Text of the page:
# How do fighter jets stop pitching motion after a elevator deflection?

I'm working on a flight simulator , In which the jet has only ailerons , rudder , and two elvators at the back . When I nose up my aircraft via elevator deflection , it just keeps pitching up ( even when I let go of elevators and let them back to neutral) , after going pitch max , it starts pitching in opposite direction and then back and forth . These oscillations take lot of time to die out and the motion of my jet is like a sine wave going forward . I'm using real forces of lift and weight on the aircraft body.

So my queries are ,

1. How does a fighter jet locks it's nose at a particular pitch angle ( the moment the pilot let go of the deflection) and does it so smoothly and slowly , that it's possible to aim at whatever direction you like and hold it there , even when flying at 600KM/Hr. Because when I let go of my elevators , entire plane just goes into oscillations and it becomes tedius task to focus on killing those oscillations .
2. A cheat that I'm thinking of is , let's say pilot makes +30 degree deflection to elevators and let go , then the computer will immediately put the elevators to -30 degreee deflection . This will exactly cancel out the rotational momentum built up by the initial deflection . But in real aircraft , it will take time to put the control surface in opposite angle . So how do they do it so quickly .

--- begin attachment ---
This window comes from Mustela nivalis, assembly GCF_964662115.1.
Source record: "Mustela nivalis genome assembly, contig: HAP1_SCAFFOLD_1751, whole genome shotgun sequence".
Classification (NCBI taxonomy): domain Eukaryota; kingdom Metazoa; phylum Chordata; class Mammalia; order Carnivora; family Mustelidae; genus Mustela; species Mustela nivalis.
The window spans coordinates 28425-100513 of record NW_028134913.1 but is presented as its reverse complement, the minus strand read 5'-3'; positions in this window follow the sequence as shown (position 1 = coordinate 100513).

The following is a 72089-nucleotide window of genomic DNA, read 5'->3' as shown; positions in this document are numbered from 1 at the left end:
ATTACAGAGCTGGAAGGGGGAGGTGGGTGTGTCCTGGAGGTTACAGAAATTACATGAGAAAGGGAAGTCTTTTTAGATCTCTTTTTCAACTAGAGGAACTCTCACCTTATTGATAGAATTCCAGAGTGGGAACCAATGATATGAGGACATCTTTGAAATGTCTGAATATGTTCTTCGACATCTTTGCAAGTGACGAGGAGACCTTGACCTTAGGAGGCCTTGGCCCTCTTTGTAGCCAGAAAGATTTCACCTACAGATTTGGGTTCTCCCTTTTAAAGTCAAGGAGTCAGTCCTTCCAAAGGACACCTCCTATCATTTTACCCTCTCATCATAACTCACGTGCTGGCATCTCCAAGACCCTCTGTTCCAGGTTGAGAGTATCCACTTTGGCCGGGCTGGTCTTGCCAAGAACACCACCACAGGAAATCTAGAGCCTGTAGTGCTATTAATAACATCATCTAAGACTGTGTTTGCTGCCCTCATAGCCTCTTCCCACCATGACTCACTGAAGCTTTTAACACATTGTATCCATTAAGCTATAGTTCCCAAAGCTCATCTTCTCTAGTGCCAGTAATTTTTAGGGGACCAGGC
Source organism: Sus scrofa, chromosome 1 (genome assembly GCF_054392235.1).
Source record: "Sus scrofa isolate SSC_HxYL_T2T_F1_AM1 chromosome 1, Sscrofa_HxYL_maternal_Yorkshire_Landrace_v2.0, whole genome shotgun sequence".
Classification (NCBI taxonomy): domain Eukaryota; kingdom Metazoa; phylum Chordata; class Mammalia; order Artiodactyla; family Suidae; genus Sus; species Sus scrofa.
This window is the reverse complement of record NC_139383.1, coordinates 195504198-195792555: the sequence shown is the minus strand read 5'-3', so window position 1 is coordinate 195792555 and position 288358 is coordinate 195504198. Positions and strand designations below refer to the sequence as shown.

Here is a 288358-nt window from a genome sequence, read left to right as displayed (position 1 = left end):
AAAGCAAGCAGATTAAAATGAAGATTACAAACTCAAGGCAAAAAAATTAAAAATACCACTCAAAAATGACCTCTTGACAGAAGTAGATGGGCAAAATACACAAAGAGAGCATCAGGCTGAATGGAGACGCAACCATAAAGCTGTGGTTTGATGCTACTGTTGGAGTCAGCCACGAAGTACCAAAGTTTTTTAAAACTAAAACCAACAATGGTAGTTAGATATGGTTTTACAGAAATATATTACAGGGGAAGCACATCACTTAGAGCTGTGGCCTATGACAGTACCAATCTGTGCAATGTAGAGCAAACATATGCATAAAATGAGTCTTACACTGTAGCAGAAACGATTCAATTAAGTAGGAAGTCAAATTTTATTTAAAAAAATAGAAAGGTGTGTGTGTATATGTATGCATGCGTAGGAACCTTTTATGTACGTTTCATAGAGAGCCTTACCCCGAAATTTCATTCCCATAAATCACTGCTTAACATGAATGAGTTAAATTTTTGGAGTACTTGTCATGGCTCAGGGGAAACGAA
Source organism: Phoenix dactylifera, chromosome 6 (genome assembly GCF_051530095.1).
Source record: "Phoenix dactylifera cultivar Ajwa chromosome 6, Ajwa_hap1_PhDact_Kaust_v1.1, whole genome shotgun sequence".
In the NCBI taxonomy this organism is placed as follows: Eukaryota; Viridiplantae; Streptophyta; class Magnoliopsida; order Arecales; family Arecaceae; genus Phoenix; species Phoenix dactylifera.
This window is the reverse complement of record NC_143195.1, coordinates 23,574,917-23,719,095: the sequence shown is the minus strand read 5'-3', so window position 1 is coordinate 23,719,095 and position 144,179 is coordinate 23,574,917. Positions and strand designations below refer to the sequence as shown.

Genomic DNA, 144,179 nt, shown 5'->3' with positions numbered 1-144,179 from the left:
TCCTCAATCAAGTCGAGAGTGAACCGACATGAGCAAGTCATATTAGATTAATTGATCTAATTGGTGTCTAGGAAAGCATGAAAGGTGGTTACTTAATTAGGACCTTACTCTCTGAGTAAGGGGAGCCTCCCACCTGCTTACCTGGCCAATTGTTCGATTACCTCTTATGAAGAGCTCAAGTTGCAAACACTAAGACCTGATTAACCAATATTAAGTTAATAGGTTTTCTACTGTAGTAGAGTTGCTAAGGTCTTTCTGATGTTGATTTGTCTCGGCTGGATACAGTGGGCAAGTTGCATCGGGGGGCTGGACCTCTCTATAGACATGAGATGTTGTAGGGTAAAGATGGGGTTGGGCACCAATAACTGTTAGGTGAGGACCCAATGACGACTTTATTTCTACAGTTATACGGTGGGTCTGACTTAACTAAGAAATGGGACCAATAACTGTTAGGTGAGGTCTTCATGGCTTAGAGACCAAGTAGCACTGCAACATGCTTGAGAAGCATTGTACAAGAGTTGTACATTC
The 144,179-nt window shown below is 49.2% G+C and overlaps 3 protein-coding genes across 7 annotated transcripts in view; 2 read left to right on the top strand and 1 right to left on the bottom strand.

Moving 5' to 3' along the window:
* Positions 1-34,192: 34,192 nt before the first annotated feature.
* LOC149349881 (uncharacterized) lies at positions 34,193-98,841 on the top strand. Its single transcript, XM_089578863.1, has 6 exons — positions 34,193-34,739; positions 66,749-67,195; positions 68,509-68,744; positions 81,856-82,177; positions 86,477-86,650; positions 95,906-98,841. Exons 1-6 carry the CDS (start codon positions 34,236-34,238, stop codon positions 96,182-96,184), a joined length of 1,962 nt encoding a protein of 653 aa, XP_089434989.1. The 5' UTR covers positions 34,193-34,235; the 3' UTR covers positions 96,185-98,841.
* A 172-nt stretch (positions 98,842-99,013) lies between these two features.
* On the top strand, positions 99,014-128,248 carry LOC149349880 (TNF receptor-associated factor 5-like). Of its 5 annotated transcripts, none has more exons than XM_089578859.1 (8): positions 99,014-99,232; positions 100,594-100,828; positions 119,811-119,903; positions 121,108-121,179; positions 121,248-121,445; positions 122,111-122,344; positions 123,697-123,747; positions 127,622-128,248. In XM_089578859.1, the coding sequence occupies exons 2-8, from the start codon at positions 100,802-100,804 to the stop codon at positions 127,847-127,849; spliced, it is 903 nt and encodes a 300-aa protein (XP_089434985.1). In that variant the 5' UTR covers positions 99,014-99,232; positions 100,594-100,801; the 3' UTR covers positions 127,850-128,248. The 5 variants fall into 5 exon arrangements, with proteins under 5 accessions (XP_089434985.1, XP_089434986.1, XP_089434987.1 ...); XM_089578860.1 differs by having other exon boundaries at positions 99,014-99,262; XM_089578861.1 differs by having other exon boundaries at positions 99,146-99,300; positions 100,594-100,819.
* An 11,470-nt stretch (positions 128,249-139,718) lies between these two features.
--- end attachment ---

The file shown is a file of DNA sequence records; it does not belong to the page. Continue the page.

3. This person claims to be using a PID controller for pitch damping . How does a PID controller acount for the inherent delay in the actuators of control surface . Let's say controller decides an +10 degree is needed this moment to keep the aircraft stable at the current pitch , but the hydraulics will take their own time to put the control surface at that angle , by that time aircraft will have moved even more from the required stable position .

I know I'm asking too much in a single question . But I've been stuck on this problem for so long that only more and more problems have accumulated in this time .